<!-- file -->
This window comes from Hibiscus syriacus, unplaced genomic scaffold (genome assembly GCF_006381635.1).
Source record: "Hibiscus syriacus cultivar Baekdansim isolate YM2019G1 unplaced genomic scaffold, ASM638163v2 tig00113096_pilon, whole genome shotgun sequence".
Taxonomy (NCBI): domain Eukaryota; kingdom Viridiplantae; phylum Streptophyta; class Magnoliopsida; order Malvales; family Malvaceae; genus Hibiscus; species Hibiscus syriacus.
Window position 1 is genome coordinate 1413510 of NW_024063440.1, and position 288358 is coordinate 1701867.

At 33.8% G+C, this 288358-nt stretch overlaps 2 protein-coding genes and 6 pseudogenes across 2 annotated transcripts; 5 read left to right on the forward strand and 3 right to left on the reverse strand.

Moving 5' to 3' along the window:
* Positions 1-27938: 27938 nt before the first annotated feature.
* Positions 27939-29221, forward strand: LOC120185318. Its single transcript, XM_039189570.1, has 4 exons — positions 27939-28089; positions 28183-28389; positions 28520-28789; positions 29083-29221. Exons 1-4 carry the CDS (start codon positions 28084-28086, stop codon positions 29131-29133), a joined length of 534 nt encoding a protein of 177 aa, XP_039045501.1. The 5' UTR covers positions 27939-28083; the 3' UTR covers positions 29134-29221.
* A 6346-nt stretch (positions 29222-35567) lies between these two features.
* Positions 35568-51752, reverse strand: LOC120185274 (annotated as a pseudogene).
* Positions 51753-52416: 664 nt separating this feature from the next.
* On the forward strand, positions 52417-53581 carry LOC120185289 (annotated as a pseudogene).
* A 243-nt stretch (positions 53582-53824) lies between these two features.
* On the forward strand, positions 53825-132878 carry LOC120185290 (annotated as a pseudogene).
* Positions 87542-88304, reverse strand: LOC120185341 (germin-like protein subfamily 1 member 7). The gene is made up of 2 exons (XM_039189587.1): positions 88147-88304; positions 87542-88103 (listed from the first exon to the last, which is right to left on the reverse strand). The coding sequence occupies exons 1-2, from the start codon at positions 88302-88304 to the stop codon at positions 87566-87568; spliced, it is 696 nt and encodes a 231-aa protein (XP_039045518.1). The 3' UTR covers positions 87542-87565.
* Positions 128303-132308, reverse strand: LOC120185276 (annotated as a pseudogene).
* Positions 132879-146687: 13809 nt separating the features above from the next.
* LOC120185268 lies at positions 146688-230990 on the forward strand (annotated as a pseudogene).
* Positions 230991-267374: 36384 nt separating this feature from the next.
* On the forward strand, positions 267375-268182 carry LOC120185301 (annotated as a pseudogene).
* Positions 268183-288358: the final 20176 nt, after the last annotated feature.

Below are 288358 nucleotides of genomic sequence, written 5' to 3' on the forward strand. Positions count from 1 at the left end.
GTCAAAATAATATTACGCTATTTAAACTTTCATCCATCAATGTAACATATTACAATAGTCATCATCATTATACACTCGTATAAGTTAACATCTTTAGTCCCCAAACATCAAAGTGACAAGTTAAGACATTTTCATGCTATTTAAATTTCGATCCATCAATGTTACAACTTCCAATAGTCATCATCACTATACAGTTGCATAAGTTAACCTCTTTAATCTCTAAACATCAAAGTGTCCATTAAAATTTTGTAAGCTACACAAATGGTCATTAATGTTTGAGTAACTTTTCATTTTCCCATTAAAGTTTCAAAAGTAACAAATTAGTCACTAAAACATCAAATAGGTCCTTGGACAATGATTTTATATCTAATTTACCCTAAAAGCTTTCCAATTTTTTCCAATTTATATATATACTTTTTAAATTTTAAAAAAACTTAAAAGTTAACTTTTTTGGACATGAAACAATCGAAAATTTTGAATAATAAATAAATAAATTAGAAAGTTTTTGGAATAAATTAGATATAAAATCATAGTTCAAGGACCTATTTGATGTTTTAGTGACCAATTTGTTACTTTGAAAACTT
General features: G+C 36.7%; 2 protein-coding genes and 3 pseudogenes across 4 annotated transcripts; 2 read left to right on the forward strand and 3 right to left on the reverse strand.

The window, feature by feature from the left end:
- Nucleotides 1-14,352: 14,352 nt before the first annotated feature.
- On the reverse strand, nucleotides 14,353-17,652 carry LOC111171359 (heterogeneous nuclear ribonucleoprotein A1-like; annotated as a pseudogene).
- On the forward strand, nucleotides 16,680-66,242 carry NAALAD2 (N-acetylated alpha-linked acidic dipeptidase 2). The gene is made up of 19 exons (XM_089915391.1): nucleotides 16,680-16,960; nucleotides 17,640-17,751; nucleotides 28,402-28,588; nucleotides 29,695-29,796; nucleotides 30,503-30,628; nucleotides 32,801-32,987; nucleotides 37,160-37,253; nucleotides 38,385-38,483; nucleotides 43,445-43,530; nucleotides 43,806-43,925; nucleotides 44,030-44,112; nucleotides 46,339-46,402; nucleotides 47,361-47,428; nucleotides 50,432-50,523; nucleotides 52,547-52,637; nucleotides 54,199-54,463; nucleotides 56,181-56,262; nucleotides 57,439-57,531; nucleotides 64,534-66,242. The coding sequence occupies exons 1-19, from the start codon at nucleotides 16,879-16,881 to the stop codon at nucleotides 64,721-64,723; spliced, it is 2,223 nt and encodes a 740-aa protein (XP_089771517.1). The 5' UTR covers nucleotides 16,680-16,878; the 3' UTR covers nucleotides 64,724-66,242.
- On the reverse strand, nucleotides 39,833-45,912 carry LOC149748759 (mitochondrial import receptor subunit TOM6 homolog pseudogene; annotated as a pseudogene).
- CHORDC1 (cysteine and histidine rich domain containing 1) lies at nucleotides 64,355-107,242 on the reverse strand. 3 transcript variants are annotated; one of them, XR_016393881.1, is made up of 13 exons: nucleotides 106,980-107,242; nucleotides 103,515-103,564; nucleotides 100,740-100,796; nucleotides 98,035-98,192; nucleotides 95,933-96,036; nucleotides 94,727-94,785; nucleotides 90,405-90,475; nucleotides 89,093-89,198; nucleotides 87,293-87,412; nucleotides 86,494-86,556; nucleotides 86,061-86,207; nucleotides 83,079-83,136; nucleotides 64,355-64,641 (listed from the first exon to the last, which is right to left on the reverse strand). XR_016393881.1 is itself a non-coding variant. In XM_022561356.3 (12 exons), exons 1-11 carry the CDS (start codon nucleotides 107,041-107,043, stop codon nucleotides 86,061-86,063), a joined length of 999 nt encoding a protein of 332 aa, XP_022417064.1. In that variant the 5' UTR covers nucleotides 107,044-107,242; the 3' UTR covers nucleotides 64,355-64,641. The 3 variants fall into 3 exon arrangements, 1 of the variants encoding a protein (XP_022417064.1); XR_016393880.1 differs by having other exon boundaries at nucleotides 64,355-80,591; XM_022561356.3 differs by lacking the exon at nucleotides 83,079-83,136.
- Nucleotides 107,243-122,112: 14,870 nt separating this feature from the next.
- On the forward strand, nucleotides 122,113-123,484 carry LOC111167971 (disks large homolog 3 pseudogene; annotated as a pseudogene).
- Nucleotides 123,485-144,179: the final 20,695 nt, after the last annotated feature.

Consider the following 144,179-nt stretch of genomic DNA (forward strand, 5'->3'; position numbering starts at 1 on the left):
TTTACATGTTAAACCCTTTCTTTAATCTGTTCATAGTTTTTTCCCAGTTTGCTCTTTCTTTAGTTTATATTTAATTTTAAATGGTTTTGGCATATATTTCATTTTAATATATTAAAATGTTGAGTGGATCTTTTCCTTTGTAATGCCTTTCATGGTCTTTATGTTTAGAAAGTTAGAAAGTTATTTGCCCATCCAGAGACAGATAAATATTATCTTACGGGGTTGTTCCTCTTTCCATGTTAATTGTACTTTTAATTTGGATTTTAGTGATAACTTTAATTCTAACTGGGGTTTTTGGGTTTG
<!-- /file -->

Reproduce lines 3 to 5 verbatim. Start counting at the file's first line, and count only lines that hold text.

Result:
Taxonomy (NCBI): domain Eukaryota; kingdom Viridiplantae; phylum Streptophyta; class Magnoliopsida; order Malvales; family Malvaceae; genus Hibiscus; species Hibiscus syriacus.
Window position 1 is genome coordinate 1413510 of NW_024063440.1, and position 288358 is coordinate 1701867.

At 33.8% G+C, this 288358-nt stretch overlaps 2 protein-coding genes and 6 pseudogenes across 2 annotated transcripts; 5 read left to right on the forward strand and 3 right to left on the reverse strand.